Girl Rising: Girls empower, not overpower

With Nimra Bucha and Mehreen Ilahi joining the ambassadors’ list, Girl Rising makes its way into Pakistan.


Nida Ameen December 20, 2013
With Nimra Bucha and Mehreen Ilahi joining the ambassadors’ list, Girl Rising makes its way into Pakistan.

KARACHI:


What started out as a feature-length documentary has now turned into a full-fledged movement; Girl Rising has emerged with the aim of educating young girls and empowering them to make their own decisions in life. Screened at the Beach Luxury Hotel in Karachi on December 17, Girl Rising targets a social issue that most Pakistani women can easily relate to, and reminds us that we are not alone in dealing with it. Through groundbreaking visual storytelling, Girl Rising sheds light on the powerful and transformative impact of education (or the lack thereof) through the tales of 9 young girls from third world countries around the globe.


Alyzeh Amer, a member of the core team of Girl Rising Pakistan, says “We are not an official NGO or under any organisational banner. We are just Pakistani citizens who were moved by this film and wanted to share it with others.”


Amer, among others, has laid out a great platform for Pakistanis to address the biggest social obstacle the world faces in the 21st century. Famed personalities like actor Nimra Bucha, film-maker Mehreen Ilahi, writer Bina Shah and singer Zoe Viccaji have all actively enrolled themselves as ambassadors of the campaign.


The evidence of the screening’s influence was apparent by the fact that there was not a dry eye in the audience as the credits started to roll, and in the heart-warming speeches given by these ambassadors. Surgeon Fahad Mirza was struck speechless at when he placed his sisters in the desperate positions of some of the girls in the film and felt a chill of fear travel down his spine.


“A lot of people questioned the effectiveness of showing this film to the elite class of society, the assumed ‘enlightened’ ones, who send their daughters to school, seek employment or chose who they marry,” says Amer. “While we may be physically free, I believe our minds have been trapped, moulded by society to think and behave in a certain manner and be bound by limitations.”


“To me, Girl Rising is a movement to seek freedom from that mental tyranny and think for ourselves, think about how we chose to live our lives and how we can change the lives of those around us, to have the courage to stand up for our rights and what we believe in, and to tell society and the patriarchy ‘no’ when they try to tell us otherwise.”

 

Nine reasons why Girl Rising guarantees heartfelt inspiration

Education is an advocate of change – a simple yet striking message that the Girl Rising documentary demonstrates rather imaginatively. Directed by Richard E Robbins, Girl Rising is an uplifting story of nine girls striving to learn among those who suffer constant deprivation from nine different parts of the world. Each vignette is presented by nine notable writers from each of the regions and narrated by nine iconic actors, including Meryl Streep, Cate Blanchett and Priyanka Chopra. All the girls we meet in this film face situations like child marriage, sexual assault, bonded labour & extreme poverty, much like many Pakistani girls. Although, the movie is stylistically breath taking, it is not the star power or the cinematography that move us. Rather, it is the brutal reality of the innocent nine lives, and the way they persevere, that inspires the viewer. The reasons why Girl Rising is a must-see movie for 2013 lies in the true stories of those nine triumphant girls:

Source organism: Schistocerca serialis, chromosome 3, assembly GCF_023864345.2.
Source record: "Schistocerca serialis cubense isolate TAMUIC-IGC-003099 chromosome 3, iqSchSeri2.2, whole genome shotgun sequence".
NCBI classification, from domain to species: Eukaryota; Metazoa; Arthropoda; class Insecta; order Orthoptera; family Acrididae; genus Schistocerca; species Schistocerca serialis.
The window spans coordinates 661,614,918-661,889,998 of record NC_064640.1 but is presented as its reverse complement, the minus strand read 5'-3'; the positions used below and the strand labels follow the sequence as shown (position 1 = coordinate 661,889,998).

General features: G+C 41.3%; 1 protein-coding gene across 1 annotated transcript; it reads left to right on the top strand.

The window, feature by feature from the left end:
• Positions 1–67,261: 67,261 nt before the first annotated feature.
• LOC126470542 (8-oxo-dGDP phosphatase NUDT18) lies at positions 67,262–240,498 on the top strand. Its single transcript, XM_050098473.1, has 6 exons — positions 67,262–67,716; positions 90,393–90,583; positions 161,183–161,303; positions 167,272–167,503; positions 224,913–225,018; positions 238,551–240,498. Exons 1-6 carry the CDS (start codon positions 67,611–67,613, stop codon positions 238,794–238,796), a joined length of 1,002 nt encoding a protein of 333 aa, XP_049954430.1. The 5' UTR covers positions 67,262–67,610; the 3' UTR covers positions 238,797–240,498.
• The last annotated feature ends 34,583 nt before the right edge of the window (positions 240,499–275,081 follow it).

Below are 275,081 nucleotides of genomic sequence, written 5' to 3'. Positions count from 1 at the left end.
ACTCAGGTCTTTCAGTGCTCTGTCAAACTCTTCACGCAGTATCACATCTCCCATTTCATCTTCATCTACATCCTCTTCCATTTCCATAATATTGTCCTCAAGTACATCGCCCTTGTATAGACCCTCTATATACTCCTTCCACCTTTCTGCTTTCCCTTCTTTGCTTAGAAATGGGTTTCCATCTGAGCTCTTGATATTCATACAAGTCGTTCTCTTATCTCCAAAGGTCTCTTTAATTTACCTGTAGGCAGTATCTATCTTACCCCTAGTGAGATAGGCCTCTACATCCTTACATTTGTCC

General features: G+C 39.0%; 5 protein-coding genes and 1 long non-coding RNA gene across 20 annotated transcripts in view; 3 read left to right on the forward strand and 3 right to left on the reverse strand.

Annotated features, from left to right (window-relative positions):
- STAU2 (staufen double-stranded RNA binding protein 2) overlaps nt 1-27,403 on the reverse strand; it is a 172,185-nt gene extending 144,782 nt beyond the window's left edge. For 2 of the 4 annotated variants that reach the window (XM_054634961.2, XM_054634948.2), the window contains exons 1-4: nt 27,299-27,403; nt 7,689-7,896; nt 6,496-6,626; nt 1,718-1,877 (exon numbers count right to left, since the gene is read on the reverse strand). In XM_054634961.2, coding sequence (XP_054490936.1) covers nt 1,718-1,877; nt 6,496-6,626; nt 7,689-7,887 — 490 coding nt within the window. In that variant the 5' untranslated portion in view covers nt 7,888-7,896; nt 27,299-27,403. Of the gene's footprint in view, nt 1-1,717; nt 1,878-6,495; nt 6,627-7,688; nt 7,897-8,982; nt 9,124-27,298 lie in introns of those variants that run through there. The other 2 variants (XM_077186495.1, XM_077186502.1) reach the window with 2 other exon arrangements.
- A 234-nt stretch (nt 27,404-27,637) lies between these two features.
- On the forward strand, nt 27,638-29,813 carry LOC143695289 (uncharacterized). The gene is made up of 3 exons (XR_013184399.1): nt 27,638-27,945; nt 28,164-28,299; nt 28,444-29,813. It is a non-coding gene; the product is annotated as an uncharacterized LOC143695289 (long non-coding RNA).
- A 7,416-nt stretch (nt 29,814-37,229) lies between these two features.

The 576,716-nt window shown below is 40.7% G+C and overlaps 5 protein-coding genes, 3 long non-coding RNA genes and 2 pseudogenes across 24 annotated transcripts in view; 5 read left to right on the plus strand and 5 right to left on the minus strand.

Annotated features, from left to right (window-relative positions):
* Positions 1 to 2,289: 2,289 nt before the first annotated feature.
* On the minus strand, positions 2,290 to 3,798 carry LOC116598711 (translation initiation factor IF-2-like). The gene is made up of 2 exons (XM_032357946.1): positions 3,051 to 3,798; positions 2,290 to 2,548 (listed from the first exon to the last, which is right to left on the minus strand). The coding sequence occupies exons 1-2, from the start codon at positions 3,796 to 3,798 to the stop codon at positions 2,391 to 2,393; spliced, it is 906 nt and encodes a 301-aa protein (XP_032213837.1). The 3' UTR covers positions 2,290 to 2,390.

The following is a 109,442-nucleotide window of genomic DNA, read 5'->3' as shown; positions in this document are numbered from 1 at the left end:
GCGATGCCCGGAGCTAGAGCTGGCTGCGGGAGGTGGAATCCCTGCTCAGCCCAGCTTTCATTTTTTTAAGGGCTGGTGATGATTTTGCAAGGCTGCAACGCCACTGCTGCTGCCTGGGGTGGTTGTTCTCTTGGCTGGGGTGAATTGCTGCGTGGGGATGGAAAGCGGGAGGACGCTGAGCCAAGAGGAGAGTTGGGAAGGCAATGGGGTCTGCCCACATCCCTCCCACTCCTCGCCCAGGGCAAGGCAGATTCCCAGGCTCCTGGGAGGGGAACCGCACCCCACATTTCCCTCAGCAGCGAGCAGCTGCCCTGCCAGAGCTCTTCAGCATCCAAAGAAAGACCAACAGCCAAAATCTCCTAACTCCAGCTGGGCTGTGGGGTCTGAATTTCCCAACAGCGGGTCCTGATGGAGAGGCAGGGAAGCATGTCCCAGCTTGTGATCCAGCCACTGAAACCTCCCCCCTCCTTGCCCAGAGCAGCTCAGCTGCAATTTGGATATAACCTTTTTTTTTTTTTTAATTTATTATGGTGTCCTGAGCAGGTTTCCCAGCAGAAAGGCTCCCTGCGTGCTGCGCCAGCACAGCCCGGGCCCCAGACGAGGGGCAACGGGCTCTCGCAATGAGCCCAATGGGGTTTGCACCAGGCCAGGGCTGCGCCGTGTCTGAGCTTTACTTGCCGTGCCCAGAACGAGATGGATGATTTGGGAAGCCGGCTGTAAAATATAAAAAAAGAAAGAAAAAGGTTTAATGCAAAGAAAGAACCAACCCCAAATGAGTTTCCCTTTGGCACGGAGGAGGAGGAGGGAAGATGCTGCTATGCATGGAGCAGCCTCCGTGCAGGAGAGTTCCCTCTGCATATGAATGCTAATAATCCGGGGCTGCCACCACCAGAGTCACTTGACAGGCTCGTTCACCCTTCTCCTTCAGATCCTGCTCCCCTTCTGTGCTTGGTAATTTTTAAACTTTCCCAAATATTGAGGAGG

1. Sokha from Cambodia

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Cambodia has been hamstrung on insufficiency and illiteracy for ages now and Sokha, like many, was a production of that. Orphaned and thrown in the dump, Sokha spends days shuffling through garbage until miracles land her a privilege not many are entitled to in Cambodia – education. In an instant her story emphasises that education is a treasure and brilliance does not need a lavish home to foster in. It can come out of a dump just like diamonds are found in mounts of coal.

 

2. Wadley from Haiti

Young Wadley is like any other girl from the developing countries who, despite living in poverty, has her own little world where dreams bloom like flowers. Her story reminds us that in this unpredictable life, poverty may not be the worst thing that can happen to someone. Her inspiring story shows how people who manage to stand up for themselves and are determined to make the impossible possible will eventually succeed. Set in the aftermath of the Haiti earthquake, Wadley’s yearning to attend school challenges the superficial notion that education is only for the those that can afford it, and reinforces the age old adage -  where there is a will, there is always a way.

 

3. Suma from Nepal